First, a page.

The Skeleton Cruise sails to please with Japanese whisky, rum, and Chartreuse. (photo by Jody Horton)
Inside the richly imagined world of Tiki Tatsu-Ya, brought to life by talented Austin artists. (photo by Jessica Attie)
The Zombie is a blend of four rums, citrus, and spices. (photo by Jody Horton)
The Jungle Crane features rums, bitters, Louisiana cane, lime, and fluffy pineapple. (photo by Jody Horton)
It's all about the details. (photo by Jessica Attie)
Maguro Poke (photo by Jody Horton)
The Mai Tai with fresh Martinique rhums, aged Jamaican and dark St. Lucian rum. (photo by Jody Horton)
The Pupu Platter with BBQ beef skewers, Skewers, Mochiko wings, Yokozuna ribs, "Crab Lagoon," "Taro Tots," and house pickles. (Photo by Jody Horton)
Spam on the Half Shell (photo by Jody Horton)
The S.O.S - Stranded on Saturn with gin, lemongrass shochu, starfruit, passion-fruit, miso-almond orgeat, and pholernum. (photo by Jody Horton)
I’ve been a fan of installation art since my first visit to Marfa, Texas, where I wandered through Ilya Kabakov’s otherworldly School No. 6. The experience of entering into a work of art, of interacting with a conjured world, was so magical that I’ve sought out similar experiences ever since. From Meow Wolf in Santa Fe to the tunnels connecting Kinder Building to the rest of the Museum of Fine Art in Houston (not to mention the Rothko Chapel and the Buffalo Bayou Park Cistern), I’ve been awed (and sometimes freaked out) by immersive installations. But when I went to Tiki Tatsu-Ya (Austin’s newest and most fabulous bar), I enjoyed not only a work of art created by some of the city’s most innovative creatives, but an evening of fresh fish, ambient sounds, a light show, and my friend, Emily, sipping “Forbidden Grog” and “Strip and Go Naked” cocktails.
Brothers Tatsu and Shion Aikawa, owners of Ramen Tatsu-Ya (one of Bon Appétit’s “Top 50 Best Restaurants”) and Kemuri, recognized by Condé Nast Traveler as one of the best restaurants in the world on the 2021 Gold List, say that Tiki Tatsu-Ya was inspired by the tiki bars of Los Angeles. “Since opening our first ramen shop, our goal has always been to share the food, drink, and experiences that come from a nostalgic or meaningful place in our upbringings,” says Chef/Owner Tatsu. “Through our travels and explorations into tiki, we learned about the rich Japanese roots in Hawaiian and tiki culture that came about through centuries of immigration and wanted to explore that further. We’re thankful for everyone who’s been along for the ride and can’t wait to welcome guests from near and far into our version of tropical paradise.”
Tiki Tatsu-Ya looks completely unassuming from the front. In fact, if you dodge the hordes waiting in line for Ramen Tatsu-Ya next door, you might think you’ve stumbled upon a dusty travel agency from the ’80s with windows plastered with posters and even an ad for a “MySpace” page. But once entering the space formerly occupied by Backspace, the adventure (meticulously fabricated by local artisans Blue Genie Art Industries and built by Satterfield Construction) begins.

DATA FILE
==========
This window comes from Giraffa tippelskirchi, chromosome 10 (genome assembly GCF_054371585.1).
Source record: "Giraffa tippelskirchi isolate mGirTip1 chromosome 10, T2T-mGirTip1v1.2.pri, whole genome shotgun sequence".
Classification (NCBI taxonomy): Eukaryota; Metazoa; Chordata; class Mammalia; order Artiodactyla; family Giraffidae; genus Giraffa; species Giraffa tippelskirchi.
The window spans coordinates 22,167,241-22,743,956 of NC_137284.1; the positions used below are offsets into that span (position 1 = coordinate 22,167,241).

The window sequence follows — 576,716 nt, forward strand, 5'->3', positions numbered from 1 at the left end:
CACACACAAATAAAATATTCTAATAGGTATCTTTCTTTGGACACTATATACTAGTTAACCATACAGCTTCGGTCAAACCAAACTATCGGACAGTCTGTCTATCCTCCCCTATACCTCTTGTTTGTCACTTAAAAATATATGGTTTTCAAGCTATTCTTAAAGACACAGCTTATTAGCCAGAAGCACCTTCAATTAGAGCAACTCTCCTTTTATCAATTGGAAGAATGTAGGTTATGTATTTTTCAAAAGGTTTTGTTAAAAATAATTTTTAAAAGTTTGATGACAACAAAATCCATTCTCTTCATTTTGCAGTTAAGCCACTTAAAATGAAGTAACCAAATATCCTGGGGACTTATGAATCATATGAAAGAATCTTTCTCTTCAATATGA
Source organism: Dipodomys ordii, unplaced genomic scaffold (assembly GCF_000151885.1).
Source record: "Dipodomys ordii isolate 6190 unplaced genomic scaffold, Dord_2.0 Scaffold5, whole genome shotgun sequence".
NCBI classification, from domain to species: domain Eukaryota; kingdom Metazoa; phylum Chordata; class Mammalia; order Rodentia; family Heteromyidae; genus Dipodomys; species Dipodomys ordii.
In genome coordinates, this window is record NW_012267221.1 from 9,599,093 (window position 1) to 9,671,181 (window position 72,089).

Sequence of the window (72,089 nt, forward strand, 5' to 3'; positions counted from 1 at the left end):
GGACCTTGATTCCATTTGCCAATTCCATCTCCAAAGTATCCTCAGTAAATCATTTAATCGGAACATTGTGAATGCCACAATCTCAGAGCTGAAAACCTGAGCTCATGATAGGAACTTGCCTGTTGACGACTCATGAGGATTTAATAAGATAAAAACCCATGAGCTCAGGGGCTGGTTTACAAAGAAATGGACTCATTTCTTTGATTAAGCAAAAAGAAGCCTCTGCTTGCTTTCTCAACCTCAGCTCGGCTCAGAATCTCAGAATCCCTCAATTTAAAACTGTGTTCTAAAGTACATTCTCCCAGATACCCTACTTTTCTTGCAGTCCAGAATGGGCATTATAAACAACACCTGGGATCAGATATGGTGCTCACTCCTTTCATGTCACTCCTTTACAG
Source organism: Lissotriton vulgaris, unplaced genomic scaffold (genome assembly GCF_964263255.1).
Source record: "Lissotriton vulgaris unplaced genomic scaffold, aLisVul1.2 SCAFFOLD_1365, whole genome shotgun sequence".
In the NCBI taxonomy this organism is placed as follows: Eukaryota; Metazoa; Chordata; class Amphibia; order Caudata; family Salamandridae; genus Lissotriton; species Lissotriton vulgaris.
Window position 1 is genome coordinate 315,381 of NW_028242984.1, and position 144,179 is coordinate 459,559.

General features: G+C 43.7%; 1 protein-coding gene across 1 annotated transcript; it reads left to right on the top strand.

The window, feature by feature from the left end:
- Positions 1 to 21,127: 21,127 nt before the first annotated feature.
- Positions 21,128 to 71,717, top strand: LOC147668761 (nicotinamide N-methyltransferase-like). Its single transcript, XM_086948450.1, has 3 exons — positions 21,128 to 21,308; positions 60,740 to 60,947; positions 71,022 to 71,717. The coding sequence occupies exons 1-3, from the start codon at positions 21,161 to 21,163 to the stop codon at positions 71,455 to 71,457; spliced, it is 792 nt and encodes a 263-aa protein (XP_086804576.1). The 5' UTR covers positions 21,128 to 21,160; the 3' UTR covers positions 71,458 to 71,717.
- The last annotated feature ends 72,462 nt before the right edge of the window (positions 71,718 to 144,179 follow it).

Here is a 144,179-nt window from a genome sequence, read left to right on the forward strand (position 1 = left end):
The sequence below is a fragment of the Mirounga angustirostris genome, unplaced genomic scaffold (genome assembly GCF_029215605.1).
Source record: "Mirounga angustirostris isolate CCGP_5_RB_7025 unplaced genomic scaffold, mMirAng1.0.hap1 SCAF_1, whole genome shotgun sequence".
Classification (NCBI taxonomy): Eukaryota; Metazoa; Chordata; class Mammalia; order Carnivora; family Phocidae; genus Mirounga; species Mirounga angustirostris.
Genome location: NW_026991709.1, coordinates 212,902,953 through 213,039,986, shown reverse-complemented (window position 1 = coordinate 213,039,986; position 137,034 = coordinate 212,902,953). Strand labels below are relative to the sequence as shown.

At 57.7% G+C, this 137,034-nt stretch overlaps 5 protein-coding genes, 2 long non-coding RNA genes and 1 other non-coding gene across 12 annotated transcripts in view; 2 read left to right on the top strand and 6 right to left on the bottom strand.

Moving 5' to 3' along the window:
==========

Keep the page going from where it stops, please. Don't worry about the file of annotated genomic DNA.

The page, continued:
Through wooden porthole doors, you enter a cave, peering up at a giant, two-story Shisa Dragon rock fountain. Exploring deeper, rock walls are flanked with skulls, a shield wall, and nautical accents like fishing nets and floats. A cozy booth across the fountain puts guests in the belly of an ancient trade ship with portholes depicting scenes from the island’s discovery. At the end of the cave sits the main bar, adorned with layers of eye-catching woodwork, custom mugs, glasses, and a world-class selection of rum.
Upstairs in the Nest Bar, the scenery transitions to a beach hut hideaway, where Shibori (Japanese dyed fabrics), bamboo ceilings, and a large artwork honoring the journey of Japanese female pearl divers (called “Ama”) set the scene. Lighting by Natalie George Productions, projection mapping and video design by Thrown Light, a soundtrack of ocean waves, thunderstorms, and birdsong by Gl33k and a gorgeous drink menu illustrated by Tony Canepa create a stunning show.
Large-format concoctions, serving anywhere from two to eight people, kick up the thematics. There’s the fruit-forward Aku Aku (which serves two), a blended cocktail of pineapple, peach, lime, mint, and high-proof rum served in a pineapple; The S.O.S. – Stranded on Saturn (serves three to four), a medley of shochu, starfruit, passionfruit, miso-almond orgeat, and falernum, served in an orb perched on a smoking gardenscape with the option to upgrade with Kingston Negroni Titan shots; and the Skeleton Cruise (serves four to six), a combination of Japanese whisky, rum, Chartreuse, guava, lemon, pineapple, and pomegranate, served in a skull-bedazzled ship. When certain cocktails are ordered, light shows and sounds are triggered, causing patrons (including me and Emily) to cheer.
At the heart of Tiki Tatsu-Ya’s food and beverage program is a menu of shareable, timeless bites that capture the history of the tiki heyday. We loved Spam on the Half Shell with housemade spam, mango, shio koji, dandelion, and hibiscus furikake. The Crab Lagoon (a play on crab rangoons) is made with blue crab and served in its own ceramic crab tray.
We sampled the O-Sakana raw section, including Maguro Poke, with tuna, cucumber, Kahuku Limu seaweed, taro crunch, and toasted kukui nuts, and Lomi Lomi Tataki, with salmon, tomato kosho, shiso pesto, sea beans, and macadamia nut oil. A butter mochi dessert, with pineapple jam, coconut cream, matcha, and macadamia nuts, was the perfect finish.
It seemed almost impossible to exit the bar and find ourselves back on South Lamar Boulevard in Austin, Texas, without suitcases.